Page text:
Once we had finished the project at Flempton Bridge, we returned to Fullers Mill to install 6 tonnes of gravel into the river! This was hard, physical work, but will massively improve the biodiversity in the river, improving the habitats for invertebrates and spawning grounds for fish, and therefore helping birds and mammals as well. Huge thanks to Glenn and all the volunteers who came to help us.
Tributaries Group - Water Quality Testing
Our Tributaries Group had their first sampling day in March, doing a snapshot sample of all of the tributaries near the confluence points with the River Lark.
Tributaries Snapshot Sampling Day, Fullers Mill, March 2022
Since then, we have also had three sampling days: Tuddenham Stream, Culford Stream and the source and confluence points of most of the tributaries.
Tuddenham Stream Sampling Day, March 2022
Culford Stream Sampling Day, April 2022
Tributaries Source and Confluence Sampling Day, May 2022
The pollution group will be discussing how we use the data we collect, and where we will be sampling from the Autumn.
Promoting RLCP at Events
Some of our fantastic volunteers have been representing RLCP at various events in Bury St Edmunds since May. Thanks to Graham, Caroline, Andrew and Steph for manning the RLCP stall at two Eco Markets and the Bury BioBlitz in the Abbey Gardens. We have had some really great discussions with members of the public and we have picked up some new members and supporters.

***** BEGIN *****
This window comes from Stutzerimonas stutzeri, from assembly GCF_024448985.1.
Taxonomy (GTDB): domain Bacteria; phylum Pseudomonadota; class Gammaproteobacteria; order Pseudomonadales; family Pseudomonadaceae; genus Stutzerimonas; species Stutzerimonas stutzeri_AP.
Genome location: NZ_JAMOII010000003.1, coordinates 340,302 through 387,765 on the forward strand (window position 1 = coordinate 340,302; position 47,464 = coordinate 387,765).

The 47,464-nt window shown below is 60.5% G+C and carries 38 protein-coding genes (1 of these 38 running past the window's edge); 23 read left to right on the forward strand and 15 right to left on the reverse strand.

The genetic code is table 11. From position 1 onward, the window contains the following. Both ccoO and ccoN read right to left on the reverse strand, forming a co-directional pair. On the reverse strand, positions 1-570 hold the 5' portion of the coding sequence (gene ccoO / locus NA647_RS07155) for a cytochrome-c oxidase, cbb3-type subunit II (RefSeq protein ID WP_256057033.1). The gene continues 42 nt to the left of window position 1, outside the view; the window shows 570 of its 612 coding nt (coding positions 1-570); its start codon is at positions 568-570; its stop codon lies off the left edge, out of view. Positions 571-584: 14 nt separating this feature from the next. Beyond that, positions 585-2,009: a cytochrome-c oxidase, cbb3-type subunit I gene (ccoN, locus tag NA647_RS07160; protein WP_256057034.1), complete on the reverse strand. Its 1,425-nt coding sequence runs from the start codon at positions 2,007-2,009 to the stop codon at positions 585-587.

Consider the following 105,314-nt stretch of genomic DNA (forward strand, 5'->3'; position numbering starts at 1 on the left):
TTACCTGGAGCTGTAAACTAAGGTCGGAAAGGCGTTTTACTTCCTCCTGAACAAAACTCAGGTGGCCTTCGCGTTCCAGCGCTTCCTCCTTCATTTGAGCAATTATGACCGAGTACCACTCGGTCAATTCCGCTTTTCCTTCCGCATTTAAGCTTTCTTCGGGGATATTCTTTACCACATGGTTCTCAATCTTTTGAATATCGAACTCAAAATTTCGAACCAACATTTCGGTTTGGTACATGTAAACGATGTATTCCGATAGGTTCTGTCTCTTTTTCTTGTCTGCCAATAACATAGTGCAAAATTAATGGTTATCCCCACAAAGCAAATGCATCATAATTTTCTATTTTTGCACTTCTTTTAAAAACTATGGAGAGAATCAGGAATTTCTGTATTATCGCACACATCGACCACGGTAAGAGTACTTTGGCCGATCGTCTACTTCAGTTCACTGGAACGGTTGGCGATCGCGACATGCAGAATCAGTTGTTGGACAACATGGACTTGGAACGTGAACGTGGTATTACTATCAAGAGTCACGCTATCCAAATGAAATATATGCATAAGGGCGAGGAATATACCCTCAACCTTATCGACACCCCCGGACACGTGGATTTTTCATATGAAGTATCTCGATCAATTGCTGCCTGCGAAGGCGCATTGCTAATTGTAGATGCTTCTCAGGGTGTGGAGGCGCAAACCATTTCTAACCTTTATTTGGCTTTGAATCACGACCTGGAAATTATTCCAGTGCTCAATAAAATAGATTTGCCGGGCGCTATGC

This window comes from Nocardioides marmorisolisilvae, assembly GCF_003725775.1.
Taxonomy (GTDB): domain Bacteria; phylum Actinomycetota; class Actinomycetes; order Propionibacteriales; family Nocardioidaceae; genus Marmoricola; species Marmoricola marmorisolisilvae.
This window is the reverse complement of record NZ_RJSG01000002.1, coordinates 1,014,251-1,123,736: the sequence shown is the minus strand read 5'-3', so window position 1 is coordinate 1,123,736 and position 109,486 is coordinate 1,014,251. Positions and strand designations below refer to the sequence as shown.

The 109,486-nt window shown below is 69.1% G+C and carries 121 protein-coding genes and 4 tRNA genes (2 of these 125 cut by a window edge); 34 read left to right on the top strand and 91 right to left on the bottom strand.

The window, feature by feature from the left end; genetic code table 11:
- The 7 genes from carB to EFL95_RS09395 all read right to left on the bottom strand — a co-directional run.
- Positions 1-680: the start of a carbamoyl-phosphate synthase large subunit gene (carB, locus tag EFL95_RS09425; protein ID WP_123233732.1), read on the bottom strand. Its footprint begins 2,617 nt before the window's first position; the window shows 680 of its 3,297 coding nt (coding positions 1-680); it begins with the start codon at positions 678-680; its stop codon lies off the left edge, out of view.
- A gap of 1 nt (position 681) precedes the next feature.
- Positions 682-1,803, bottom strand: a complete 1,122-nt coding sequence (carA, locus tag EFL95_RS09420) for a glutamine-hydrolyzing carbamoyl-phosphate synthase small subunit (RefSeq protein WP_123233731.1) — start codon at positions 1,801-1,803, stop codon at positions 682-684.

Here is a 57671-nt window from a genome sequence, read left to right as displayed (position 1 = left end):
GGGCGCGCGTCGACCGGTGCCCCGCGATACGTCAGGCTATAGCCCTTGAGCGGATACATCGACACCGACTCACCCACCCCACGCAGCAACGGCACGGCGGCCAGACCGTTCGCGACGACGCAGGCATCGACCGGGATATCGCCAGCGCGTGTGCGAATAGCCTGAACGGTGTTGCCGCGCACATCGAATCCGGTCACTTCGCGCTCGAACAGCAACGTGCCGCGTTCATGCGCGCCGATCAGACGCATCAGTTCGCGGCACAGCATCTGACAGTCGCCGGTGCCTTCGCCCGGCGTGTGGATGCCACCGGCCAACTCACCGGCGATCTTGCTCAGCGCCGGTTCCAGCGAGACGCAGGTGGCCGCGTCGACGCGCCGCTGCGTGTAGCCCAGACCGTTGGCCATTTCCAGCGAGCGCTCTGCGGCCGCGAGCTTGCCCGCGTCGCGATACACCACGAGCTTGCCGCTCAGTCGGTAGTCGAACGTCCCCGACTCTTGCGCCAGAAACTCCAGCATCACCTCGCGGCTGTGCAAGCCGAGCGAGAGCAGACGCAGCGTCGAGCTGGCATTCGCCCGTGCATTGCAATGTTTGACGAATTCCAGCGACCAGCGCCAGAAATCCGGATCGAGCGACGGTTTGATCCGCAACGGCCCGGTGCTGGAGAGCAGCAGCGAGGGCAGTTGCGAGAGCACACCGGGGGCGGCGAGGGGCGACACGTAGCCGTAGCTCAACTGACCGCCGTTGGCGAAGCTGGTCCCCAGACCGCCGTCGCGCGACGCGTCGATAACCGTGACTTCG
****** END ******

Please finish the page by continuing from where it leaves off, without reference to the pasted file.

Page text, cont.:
Caroline and Graham manning the RLCP Stall, Bury Eco Markets and Bury BioBlitz
Information Board Installed at West Stow Country Park
Our second information board is now installed on the path next to the Lark at West Stow Country Park (the first one is at Fullers Mill Gardens) and celebrates all the hard work of our volunteers back in the Autumn last year along with our friends at Bury Trout Club. Do have a look next time you are walking along the river!
Steph with the noticeboard at West Stow
Alongside our friends at Bury Water Meadows Group, our volunteers have been hard at work in the last few weeks helping to survey for and remove himalayan balsam along the river bank from Bury up to Hengrave. Thank you to all our volunteers who braved the heatwave, humidity, nettles and mosquitoes to help us keep this invasive species under control. Special thanks to Glenn for leading our work parties with his usual dedication and humour.
Himalayan Balsam Work Parties July and August 2022